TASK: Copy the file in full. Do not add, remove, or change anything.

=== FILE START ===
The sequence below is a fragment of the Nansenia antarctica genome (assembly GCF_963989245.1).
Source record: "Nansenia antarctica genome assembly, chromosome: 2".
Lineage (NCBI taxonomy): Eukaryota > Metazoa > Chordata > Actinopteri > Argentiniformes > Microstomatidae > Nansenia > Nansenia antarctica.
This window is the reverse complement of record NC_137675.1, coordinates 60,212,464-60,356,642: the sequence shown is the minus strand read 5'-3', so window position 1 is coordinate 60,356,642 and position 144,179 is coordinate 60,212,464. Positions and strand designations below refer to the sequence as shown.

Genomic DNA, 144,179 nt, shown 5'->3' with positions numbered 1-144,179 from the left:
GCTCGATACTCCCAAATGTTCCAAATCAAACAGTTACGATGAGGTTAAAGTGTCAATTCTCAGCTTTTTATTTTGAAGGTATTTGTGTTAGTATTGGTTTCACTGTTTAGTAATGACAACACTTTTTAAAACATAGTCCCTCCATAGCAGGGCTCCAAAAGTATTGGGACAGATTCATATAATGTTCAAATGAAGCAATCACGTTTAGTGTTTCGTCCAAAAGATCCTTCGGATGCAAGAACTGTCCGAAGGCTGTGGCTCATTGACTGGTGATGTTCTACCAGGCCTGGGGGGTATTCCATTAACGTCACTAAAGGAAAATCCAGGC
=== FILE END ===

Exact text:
The sequence below is a fragment of the Nansenia antarctica genome (assembly GCF_963989245.1).
Source record: "Nansenia antarctica genome assembly, chromosome: 2".
Lineage (NCBI taxonomy): Eukaryota > Metazoa > Chordata > Actinopteri > Argentiniformes > Microstomatidae > Nansenia > Nansenia antarctica.
This window is the reverse complement of record NC_137675.1, coordinates 60,212,464-60,356,642: the sequence shown is the minus strand read 5'-3', so window position 1 is coordinate 60,356,642 and position 144,179 is coordinate 60,212,464. Positions and strand designations below refer to the sequence as shown.

Genomic DNA, 144,179 nt, shown 5'->3' with positions numbered 1-144,179 from the left:
GCTCGATACTCCCAAATGTTCCAAATCAAACAGTTACGATGAGGTTAAAGTGTCAATTCTCAGCTTTTTATTTTGAAGGTATTTGTGTTAGTATTGGTTTCACTGTTTAGTAATGACAACACTTTTTAAAACATAGTCCCTCCATAGCAGGGCTCCAAAAGTATTGGGACAGATTCATATAATGTTCAAATGAAGCAATCACGTTTAGTGTTTCGTCCAAAAGATCCTTCGGATGCAAGAACTGTCCGAAGGCTGTGGCTCATTGACTGGTGATGTTCTACCAGGCCTGGGGGGTATTCCATTAACGTCACTAAAGGAAAATCCAGGC